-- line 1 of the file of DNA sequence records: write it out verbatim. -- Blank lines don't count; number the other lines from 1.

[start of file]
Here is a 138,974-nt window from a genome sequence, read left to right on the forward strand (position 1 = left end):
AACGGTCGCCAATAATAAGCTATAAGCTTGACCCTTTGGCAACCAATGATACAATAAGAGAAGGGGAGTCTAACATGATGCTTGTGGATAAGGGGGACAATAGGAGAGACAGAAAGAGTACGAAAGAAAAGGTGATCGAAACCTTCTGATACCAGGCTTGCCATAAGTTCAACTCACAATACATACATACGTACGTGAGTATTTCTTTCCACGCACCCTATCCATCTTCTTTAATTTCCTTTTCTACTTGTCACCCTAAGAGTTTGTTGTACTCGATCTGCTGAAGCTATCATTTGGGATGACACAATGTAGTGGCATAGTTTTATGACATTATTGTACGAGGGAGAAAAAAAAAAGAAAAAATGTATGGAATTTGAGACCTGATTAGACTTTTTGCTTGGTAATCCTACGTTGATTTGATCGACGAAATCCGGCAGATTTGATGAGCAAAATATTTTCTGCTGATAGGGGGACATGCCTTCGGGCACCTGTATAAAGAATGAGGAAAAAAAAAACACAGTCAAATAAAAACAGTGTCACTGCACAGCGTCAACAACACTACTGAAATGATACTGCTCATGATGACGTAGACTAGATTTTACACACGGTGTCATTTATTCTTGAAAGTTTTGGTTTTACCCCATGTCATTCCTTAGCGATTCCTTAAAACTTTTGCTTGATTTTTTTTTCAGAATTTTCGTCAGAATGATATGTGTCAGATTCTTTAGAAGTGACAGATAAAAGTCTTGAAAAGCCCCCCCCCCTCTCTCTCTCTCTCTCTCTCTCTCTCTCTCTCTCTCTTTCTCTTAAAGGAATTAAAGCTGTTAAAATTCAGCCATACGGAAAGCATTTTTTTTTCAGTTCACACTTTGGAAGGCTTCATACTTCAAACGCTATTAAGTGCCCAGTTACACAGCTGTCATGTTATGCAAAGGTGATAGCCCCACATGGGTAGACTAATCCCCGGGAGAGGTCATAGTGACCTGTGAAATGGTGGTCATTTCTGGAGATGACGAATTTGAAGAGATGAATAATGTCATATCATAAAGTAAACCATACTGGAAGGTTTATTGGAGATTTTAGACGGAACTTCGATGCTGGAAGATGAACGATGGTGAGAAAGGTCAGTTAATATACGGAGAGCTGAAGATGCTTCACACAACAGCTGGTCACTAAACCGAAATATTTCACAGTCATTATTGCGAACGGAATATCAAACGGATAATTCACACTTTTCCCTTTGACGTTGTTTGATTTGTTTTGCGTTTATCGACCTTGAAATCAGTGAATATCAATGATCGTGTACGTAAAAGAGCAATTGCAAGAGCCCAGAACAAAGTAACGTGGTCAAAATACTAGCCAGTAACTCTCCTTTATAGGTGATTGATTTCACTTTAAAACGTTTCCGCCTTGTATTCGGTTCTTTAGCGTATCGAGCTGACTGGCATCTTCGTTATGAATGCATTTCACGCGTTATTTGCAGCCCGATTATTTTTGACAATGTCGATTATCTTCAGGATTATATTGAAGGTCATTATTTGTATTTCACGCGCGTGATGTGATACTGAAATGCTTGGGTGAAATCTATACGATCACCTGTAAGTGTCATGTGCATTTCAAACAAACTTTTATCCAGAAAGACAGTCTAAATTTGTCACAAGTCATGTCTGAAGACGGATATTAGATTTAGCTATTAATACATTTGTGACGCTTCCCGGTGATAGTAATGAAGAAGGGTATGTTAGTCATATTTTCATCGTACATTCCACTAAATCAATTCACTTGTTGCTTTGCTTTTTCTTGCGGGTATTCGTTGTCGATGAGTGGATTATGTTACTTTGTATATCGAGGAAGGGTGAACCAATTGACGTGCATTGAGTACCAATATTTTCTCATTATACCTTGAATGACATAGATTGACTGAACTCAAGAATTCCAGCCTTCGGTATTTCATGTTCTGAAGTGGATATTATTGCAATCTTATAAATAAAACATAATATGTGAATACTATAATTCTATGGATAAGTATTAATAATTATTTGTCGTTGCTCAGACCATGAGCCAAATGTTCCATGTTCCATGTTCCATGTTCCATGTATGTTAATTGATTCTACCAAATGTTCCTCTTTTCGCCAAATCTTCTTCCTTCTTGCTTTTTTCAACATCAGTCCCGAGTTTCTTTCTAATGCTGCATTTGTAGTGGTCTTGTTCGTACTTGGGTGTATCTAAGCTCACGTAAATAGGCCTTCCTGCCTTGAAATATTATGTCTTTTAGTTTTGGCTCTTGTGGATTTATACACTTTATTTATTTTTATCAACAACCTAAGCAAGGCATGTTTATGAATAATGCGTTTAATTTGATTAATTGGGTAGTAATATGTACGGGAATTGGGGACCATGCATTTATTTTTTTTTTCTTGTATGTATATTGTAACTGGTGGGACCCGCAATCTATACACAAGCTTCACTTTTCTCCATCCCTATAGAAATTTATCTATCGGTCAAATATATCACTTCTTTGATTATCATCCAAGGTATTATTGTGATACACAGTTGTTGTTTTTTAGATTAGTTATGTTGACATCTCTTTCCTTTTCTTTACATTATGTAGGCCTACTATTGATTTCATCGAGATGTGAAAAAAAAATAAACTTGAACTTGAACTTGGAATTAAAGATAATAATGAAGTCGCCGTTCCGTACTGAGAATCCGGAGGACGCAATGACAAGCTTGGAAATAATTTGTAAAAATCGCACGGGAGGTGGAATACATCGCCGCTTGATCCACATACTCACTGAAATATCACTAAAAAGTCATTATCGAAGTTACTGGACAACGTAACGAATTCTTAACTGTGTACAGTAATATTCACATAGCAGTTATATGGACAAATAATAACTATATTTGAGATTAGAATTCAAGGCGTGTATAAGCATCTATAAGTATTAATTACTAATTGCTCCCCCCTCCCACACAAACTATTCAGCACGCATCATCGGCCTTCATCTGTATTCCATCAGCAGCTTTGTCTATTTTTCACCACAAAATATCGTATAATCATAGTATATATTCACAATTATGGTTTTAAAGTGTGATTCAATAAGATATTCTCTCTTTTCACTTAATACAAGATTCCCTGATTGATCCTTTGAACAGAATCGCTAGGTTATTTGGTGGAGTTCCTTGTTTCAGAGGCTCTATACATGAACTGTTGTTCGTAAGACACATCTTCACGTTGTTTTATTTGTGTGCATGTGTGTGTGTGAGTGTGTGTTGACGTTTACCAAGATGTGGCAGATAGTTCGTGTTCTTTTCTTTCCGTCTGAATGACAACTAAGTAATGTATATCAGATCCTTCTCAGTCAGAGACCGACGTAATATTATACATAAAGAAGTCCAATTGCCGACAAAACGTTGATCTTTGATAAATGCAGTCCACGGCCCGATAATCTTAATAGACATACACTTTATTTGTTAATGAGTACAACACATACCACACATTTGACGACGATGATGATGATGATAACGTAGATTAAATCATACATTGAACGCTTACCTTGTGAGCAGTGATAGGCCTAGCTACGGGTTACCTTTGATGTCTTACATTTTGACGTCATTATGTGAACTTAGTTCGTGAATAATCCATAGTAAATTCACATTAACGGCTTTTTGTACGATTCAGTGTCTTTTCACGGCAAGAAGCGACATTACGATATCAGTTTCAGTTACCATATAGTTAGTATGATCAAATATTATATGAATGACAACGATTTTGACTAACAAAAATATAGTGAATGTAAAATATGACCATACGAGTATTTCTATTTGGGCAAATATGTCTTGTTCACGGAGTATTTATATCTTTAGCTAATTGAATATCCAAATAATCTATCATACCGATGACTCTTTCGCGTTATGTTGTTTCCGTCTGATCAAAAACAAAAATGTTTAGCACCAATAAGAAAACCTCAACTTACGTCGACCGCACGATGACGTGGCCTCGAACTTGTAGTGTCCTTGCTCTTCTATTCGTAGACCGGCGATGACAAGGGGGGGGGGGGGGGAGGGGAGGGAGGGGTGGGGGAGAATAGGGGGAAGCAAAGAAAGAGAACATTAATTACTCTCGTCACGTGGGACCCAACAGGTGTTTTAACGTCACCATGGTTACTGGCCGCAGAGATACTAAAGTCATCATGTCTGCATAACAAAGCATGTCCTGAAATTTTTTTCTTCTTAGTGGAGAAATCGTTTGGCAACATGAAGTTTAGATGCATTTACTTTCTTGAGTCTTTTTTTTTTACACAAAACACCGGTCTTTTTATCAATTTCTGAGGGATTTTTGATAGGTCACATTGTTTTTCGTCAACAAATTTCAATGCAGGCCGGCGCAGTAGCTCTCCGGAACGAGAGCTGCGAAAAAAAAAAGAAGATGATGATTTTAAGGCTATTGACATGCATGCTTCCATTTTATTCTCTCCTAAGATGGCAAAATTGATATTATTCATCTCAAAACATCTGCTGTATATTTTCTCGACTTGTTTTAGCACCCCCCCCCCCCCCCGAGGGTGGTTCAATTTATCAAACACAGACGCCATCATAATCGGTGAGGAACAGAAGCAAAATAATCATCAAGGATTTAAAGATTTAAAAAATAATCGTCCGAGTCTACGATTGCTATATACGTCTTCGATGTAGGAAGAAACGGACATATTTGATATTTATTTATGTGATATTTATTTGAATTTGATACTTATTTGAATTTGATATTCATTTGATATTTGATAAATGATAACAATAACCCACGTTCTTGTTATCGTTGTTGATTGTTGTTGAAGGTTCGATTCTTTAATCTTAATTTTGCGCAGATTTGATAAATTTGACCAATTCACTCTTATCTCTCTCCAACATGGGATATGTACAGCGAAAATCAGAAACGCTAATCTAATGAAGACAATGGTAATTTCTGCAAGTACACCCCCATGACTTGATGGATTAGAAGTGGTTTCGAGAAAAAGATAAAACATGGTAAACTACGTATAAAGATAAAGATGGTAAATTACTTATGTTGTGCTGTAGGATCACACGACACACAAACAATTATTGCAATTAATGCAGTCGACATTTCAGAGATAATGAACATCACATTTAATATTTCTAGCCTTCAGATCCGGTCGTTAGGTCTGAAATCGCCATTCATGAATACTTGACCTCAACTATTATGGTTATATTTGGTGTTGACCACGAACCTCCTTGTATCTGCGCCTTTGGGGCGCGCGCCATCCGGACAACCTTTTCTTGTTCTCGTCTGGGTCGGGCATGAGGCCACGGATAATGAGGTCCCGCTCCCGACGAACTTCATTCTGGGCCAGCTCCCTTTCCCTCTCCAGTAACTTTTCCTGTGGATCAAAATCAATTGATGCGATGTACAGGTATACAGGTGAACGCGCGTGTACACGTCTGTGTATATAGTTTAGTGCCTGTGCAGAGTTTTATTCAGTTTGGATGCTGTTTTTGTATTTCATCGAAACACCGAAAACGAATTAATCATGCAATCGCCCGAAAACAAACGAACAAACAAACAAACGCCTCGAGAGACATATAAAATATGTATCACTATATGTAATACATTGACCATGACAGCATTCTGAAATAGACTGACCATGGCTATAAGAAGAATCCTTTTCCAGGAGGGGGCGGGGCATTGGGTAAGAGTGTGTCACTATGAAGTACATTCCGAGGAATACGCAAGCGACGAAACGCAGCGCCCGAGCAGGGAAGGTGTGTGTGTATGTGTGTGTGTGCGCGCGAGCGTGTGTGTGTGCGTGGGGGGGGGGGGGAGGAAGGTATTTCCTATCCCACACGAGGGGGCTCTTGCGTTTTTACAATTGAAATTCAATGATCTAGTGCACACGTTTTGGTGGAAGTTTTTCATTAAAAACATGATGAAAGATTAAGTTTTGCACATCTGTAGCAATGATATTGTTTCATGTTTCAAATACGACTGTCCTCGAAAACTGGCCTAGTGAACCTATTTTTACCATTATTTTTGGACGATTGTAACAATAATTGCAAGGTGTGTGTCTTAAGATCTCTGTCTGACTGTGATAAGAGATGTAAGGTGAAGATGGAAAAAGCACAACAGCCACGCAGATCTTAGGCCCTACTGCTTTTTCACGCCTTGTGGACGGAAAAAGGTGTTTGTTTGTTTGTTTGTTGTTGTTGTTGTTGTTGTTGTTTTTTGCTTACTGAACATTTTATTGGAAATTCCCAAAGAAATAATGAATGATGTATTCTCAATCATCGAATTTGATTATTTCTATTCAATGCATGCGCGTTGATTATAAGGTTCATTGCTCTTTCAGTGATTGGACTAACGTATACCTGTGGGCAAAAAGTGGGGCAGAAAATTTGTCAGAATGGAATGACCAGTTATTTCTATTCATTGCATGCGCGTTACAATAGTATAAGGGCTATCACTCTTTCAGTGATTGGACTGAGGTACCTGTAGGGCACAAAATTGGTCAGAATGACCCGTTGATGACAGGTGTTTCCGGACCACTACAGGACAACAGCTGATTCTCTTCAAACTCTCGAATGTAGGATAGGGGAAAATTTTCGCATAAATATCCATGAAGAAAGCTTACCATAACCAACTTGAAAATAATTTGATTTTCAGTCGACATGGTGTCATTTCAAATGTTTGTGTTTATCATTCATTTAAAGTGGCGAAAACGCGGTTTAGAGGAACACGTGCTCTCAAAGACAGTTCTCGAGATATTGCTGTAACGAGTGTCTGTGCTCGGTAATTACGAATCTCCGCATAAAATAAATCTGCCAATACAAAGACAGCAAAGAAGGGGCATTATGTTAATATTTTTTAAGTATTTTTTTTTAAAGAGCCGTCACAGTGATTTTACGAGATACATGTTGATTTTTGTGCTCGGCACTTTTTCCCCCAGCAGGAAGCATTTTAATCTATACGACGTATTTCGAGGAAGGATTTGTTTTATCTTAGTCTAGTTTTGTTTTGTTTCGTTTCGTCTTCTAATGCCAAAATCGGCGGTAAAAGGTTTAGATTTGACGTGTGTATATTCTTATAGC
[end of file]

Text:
Here is a 138,974-nt window from a genome sequence, read left to right on the forward strand (position 1 = left end):